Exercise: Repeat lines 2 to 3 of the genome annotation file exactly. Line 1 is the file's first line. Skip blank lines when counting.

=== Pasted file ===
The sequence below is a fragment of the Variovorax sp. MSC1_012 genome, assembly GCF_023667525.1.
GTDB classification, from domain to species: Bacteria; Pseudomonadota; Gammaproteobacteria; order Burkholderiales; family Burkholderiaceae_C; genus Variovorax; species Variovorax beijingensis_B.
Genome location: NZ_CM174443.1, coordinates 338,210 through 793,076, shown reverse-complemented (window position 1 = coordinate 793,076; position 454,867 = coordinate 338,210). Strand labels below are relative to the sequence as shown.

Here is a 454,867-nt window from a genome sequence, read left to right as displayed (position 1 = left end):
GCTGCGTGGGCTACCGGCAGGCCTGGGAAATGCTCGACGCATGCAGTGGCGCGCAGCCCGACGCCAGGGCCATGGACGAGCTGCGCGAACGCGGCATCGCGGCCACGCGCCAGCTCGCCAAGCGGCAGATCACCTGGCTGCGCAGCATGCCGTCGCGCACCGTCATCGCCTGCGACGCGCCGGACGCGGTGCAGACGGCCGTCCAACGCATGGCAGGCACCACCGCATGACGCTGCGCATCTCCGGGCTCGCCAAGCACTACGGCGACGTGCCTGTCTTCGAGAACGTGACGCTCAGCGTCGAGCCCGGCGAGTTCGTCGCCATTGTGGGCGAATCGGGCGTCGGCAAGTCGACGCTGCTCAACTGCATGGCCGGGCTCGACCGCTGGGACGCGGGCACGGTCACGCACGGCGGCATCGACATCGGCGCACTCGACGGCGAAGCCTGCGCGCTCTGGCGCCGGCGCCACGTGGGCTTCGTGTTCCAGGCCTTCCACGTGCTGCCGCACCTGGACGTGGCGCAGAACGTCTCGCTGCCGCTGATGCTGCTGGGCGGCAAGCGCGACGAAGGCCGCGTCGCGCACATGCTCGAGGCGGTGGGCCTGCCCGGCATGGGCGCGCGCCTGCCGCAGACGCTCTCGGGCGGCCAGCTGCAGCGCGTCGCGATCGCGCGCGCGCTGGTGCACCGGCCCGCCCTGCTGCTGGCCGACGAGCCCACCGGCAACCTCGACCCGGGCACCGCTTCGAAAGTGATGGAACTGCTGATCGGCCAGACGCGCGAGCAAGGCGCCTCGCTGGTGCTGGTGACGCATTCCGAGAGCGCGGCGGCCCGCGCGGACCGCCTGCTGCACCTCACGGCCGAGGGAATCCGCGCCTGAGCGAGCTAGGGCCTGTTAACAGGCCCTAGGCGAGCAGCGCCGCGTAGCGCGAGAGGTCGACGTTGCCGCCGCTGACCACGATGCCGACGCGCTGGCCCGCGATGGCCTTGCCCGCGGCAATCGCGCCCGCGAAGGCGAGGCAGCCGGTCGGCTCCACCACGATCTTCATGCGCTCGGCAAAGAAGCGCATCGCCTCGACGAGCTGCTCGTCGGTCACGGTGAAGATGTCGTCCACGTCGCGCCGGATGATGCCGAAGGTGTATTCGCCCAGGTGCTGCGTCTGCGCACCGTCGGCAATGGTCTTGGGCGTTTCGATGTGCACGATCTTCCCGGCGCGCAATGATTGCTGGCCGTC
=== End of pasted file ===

GTDB classification, from domain to species: Bacteria; Pseudomonadota; Gammaproteobacteria; order Burkholderiales; family Burkholderiaceae_C; genus Variovorax; species Variovorax beijingensis_B.
Genome location: NZ_CM174443.1, coordinates 338,210 through 793,076, shown reverse-complemented (window position 1 = coordinate 793,076; position 454,867 = coordinate 338,210). Strand labels below are relative to the sequence as shown.